The Grand Bazaar is one of the world’s oldest and largest traditional covered markets, with more than 4,000 shops on over 60 streets. Just about everything you can think of is for sale here, but leather, gold and silver jewelry, ceramics, textiles and carpets are good buys. The bazaar is located in the country’s largest city, near such famous sites as Topkapi Palace, the Blue Mosque, Hagia Sophia and the Basilica Cistern on the city’s historical peninsula (surrounded on three sides by the Sea of Marmara, the Bosphorus Strait and the Golden Horn). The bazaar’s first shops were built in the 15th century, on order of the Ottoman sultan Mehmet II soon after he conquered the city.
Can you name that country?
See below for answers.
The ancient Roman Hippodrome of Constantinople stretches between two famous landmarks, the Blue Mosque and the Hagia Sophia. A hippodrome is an arena for sporting and social events. This hippodrome was an upgrade of one built when the city was called Byzantium. A few centuries later, Roman Emperor Constantine made it the capital of the Roman Empire in the east, aka the Byzantine Empire, and the city’s name changed to Constantinople. A millennium or so later, the city’s name changed again.
Can you name that city?
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The highlights of Istanbul for a first-time visitor are:
The Hagia Sophia is a 6th-century Christian basilica, converted to a mosque by the Ottomans, now a museum. If the word awesome still had meaning, I would use it to describe the Hagia Sophia, temple of Holy Wisdom. It set the standard for Byzantine architecture, though it was 1,000 years before another cathedral surpassed its size. From the outside, it’s a red-orange mountain that seems to anchor the city to the Bosphorus shore. It’s not particularly beautiful but the air of greatness can’t be missed. On the inside, it’s vast, immense, vast and vast and filled with the light of heaven. The massive, superlative dome practically floats above the wide-open enormity below. Interior surfaces are decorated with frescos, mosaics, calligraphy and marble. Continue reading
Many thanks to our guest blogger Adrienne Lee! Adrienne and Robert Lee traveled on our travel agent fam trip February/March 2017. Click to read Part 1 of Adrienne’s post
We expected to visit sites like the Blue Mosque, Hagia Sofia and Grand Bazaar – and all were amazing. But they were only the beginning…Each of the historical sites/ruins revealed layer upon layer of civilizations past, complete with massive theaters, towering columns and even latrines. It really felt like we were walking back in history. Since none of them were very crowded we were treated to what felt like private tours. That was definitely the case at Alexandria Troas, where the site was opened up just for us; talk about VIP treatment! Robert and I had visited Ephesus in 2011 (with throngs of other tourists), so we knew what to expect. But on this visit we could see how much more of the ancient city had been excavated.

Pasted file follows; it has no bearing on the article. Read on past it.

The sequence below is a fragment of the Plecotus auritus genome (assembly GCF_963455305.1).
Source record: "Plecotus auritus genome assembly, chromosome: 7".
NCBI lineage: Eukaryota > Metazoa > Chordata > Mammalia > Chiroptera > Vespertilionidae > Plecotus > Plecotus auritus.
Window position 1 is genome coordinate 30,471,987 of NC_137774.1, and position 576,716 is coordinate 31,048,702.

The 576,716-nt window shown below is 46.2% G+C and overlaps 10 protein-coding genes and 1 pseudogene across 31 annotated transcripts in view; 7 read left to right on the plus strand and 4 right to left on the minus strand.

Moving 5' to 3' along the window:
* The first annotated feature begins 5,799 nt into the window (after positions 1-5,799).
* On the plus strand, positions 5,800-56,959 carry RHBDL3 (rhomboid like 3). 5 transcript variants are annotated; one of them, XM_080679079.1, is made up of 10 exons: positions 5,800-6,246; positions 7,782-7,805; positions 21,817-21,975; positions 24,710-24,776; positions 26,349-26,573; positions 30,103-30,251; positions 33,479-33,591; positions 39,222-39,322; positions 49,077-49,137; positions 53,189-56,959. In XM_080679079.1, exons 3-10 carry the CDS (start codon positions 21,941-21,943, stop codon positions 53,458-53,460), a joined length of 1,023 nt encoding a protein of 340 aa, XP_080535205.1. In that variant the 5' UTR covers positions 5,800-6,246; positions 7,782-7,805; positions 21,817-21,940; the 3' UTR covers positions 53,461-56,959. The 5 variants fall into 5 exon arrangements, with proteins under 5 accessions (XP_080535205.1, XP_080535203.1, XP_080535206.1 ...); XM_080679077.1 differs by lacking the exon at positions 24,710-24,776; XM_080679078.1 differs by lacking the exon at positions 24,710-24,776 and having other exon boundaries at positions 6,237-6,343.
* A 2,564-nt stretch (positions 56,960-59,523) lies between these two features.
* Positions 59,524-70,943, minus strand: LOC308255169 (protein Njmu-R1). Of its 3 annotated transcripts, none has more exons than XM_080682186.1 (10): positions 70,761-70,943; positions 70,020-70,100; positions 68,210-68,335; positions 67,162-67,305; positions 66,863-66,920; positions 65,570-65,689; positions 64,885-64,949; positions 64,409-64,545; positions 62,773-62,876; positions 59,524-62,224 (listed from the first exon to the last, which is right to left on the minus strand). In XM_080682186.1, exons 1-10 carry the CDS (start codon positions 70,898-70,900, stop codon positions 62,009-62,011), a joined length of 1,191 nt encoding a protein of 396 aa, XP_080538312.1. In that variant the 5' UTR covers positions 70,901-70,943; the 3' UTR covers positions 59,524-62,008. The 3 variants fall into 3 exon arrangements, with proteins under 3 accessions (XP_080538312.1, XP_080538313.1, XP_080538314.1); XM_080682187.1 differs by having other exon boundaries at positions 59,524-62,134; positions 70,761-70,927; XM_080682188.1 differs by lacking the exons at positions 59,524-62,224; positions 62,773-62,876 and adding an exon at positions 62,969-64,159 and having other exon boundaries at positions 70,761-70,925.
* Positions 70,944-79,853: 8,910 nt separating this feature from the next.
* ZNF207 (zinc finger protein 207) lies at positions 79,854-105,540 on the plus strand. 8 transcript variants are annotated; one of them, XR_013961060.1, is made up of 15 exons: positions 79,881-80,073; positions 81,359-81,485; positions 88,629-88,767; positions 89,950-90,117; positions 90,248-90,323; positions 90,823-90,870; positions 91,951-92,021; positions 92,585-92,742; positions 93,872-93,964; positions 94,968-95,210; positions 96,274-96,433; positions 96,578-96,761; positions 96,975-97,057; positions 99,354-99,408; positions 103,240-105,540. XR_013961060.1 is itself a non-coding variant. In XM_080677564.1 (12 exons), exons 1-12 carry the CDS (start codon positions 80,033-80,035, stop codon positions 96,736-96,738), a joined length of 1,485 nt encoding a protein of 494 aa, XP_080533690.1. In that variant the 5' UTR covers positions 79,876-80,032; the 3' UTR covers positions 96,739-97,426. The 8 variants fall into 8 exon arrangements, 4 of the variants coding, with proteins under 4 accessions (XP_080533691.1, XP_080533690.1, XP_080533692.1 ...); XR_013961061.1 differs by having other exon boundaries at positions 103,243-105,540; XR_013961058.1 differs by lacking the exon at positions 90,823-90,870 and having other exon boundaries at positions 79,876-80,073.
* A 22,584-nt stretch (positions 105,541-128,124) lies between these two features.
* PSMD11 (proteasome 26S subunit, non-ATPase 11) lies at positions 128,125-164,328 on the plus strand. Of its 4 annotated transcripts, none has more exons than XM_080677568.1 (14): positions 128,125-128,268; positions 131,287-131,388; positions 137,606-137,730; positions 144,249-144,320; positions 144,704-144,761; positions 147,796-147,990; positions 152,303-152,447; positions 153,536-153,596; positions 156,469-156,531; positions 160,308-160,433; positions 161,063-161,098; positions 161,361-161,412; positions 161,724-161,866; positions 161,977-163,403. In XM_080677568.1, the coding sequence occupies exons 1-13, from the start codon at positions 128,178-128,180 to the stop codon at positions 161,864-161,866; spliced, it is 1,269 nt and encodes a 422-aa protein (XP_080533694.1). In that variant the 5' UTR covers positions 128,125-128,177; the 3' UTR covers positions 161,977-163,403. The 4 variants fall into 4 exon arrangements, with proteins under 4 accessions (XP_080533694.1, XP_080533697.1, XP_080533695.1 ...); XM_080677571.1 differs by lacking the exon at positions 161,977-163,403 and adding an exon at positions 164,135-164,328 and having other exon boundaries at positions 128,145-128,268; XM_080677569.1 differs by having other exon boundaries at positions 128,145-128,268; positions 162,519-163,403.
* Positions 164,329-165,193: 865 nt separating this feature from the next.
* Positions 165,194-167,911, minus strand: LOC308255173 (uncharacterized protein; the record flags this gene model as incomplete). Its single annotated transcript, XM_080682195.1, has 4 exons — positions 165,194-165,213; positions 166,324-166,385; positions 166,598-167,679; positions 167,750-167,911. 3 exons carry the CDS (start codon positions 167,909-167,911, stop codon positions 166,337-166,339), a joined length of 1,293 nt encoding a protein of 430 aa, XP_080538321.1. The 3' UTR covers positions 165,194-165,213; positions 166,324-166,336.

Many of the sites had added wooden walkways and they made it easier to get around – much easier than crossing uneven and sometimes rugged terrain.
The customer service was top notch throughout the trip, beginning with the Turkish Airline flight attendants. The staff at each of the hotels went out of their way to make our stays enjoyable. Our luggage was even transported from the bus to our rooms at each one. The attentive service at each restaurant was quite notable. It was helpful that everyone we met spoke English, especially since we spoke very little Turkish. Merhaba, gunaydn and tesekur ederim were about the extent of our vocabulary – and I’m sure that our pronunciation was atrocious. But we never had a problem with communication.
This trip was our introduction to the company and we were very impressed. Every detail of the trip had been planned and well thought out. The coordination was like clockwork. We were never left waiting or wondering what to do – and there were lots of moving parts; buses, in-country flights, ferry rides, funicular, tractor-pulled trams….each one was on time. The trip kept building and each day was better than the last. Every day offered something that surpassed the day before…building up to the pièce de résistance – Dinner at the Ciragan Palace.
There were even several extra special treats like candy at the Marmara Hotel, the gift/wine basket at the Hilton, the yacht cruise on the Bosporus, the special gift on our last day.
The travel documents were detailed and even included historical information, packing tips and Turkish vocabulary.
The Saturday seminar was very informative. When we saw that there was going to be a mandatory daylong seminar, we expected it to be a typical seminar – long and boring. On the contrary, it was filled with many insights and valuable information. It also stimulated our thought processes with regard to marketing Turkey, Israel, Cuba and our own business.
Due to recent events, many people are apprehensive about visiting Turkey right now. Even our friends and associates questioned our decision to go. However, not once did we experience anything that made us feel unsafe or in danger. The presence of security personnel and metal detectors added a measure of security. We’re aware that many American travelers are fearful, and we are committed to dispelling those fears.
Turkey is a rich travel destination and we look forward to returning and sending clients to the region. We have seen quite a bit of the world and have taken many familiarization trips, but this was by far the best trip ever.